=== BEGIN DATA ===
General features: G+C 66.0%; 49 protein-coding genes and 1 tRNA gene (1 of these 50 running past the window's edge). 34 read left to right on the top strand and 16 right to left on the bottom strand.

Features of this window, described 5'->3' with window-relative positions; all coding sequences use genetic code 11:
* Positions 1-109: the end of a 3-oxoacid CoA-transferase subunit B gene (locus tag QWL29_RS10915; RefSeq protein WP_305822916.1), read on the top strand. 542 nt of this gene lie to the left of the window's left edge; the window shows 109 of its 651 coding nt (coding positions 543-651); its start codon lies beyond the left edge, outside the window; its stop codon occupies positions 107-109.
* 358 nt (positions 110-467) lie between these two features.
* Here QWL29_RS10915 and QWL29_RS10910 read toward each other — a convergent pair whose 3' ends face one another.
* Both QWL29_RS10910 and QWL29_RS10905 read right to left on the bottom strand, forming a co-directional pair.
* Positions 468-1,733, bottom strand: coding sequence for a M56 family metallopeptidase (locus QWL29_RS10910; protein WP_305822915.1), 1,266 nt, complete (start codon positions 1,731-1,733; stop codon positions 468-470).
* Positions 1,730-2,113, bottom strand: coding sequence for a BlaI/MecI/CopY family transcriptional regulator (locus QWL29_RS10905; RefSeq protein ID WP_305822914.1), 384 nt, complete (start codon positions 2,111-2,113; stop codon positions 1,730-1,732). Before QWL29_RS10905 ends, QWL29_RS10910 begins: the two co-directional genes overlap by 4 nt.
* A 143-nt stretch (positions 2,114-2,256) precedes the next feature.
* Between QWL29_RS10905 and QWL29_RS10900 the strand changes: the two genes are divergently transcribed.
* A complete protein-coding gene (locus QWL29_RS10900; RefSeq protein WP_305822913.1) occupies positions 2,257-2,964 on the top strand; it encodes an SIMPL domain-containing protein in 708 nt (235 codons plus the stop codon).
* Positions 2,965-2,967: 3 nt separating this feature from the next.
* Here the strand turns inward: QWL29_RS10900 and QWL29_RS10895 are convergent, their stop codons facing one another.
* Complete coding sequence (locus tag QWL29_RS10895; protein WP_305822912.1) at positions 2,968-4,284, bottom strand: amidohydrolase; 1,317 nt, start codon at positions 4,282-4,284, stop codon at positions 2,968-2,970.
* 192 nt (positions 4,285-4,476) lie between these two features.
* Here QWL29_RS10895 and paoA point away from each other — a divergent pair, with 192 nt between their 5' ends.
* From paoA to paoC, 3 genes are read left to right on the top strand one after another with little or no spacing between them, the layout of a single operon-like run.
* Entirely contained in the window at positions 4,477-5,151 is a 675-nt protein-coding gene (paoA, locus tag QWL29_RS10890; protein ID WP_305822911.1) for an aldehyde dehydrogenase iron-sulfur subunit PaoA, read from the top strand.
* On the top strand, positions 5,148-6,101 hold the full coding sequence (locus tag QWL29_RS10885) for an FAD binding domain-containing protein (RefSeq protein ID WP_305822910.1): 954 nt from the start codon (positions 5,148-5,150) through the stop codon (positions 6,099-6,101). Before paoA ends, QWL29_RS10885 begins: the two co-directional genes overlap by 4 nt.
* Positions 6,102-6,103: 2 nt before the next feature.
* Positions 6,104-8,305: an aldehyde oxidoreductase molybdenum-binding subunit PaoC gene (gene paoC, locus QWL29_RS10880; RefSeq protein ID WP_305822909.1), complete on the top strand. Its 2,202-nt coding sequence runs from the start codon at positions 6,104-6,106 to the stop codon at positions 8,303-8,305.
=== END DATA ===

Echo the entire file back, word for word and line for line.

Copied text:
General features: G+C 66.0%; 49 protein-coding genes and 1 tRNA gene (1 of these 50 running past the window's edge). 34 read left to right on the top strand and 16 right to left on the bottom strand.

Features of this window, described 5'->3' with window-relative positions; all coding sequences use genetic code 11:
* Positions 1-109: the end of a 3-oxoacid CoA-transferase subunit B gene (locus tag QWL29_RS10915; RefSeq protein WP_305822916.1), read on the top strand. 542 nt of this gene lie to the left of the window's left edge; the window shows 109 of its 651 coding nt (coding positions 543-651); its start codon lies beyond the left edge, outside the window; its stop codon occupies positions 107-109.
* 358 nt (positions 110-467) lie between these two features.
* Here QWL29_RS10915 and QWL29_RS10910 read toward each other — a convergent pair whose 3' ends face one another.
* Both QWL29_RS10910 and QWL29_RS10905 read right to left on the bottom strand, forming a co-directional pair.
* Positions 468-1,733, bottom strand: coding sequence for a M56 family metallopeptidase (locus QWL29_RS10910; protein WP_305822915.1), 1,266 nt, complete (start codon positions 1,731-1,733; stop codon positions 468-470).
* Positions 1,730-2,113, bottom strand: coding sequence for a BlaI/MecI/CopY family transcriptional regulator (locus QWL29_RS10905; RefSeq protein ID WP_305822914.1), 384 nt, complete (start codon positions 2,111-2,113; stop codon positions 1,730-1,732). Before QWL29_RS10905 ends, QWL29_RS10910 begins: the two co-directional genes overlap by 4 nt.
* A 143-nt stretch (positions 2,114-2,256) precedes the next feature.
* Between QWL29_RS10905 and QWL29_RS10900 the strand changes: the two genes are divergently transcribed.
* A complete protein-coding gene (locus QWL29_RS10900; RefSeq protein WP_305822913.1) occupies positions 2,257-2,964 on the top strand; it encodes an SIMPL domain-containing protein in 708 nt (235 codons plus the stop codon).
* Positions 2,965-2,967: 3 nt separating this feature from the next.
* Here the strand turns inward: QWL29_RS10900 and QWL29_RS10895 are convergent, their stop codons facing one another.
* Complete coding sequence (locus tag QWL29_RS10895; protein WP_305822912.1) at positions 2,968-4,284, bottom strand: amidohydrolase; 1,317 nt, start codon at positions 4,282-4,284, stop codon at positions 2,968-2,970.
* 192 nt (positions 4,285-4,476) lie between these two features.
* Here QWL29_RS10895 and paoA point away from each other — a divergent pair, with 192 nt between their 5' ends.
* From paoA to paoC, 3 genes are read left to right on the top strand one after another with little or no spacing between them, the layout of a single operon-like run.
* Entirely contained in the window at positions 4,477-5,151 is a 675-nt protein-coding gene (paoA, locus tag QWL29_RS10890; protein ID WP_305822911.1) for an aldehyde dehydrogenase iron-sulfur subunit PaoA, read from the top strand.
* On the top strand, positions 5,148-6,101 hold the full coding sequence (locus tag QWL29_RS10885) for an FAD binding domain-containing protein (RefSeq protein ID WP_305822910.1): 954 nt from the start codon (positions 5,148-5,150) through the stop codon (positions 6,099-6,101). Before paoA ends, QWL29_RS10885 begins: the two co-directional genes overlap by 4 nt.
* Positions 6,102-6,103: 2 nt before the next feature.
* Positions 6,104-8,305: an aldehyde oxidoreductase molybdenum-binding subunit PaoC gene (gene paoC, locus QWL29_RS10880; RefSeq protein ID WP_305822909.1), complete on the top strand. Its 2,202-nt coding sequence runs from the start codon at positions 6,104-6,106 to the stop codon at positions 8,303-8,305.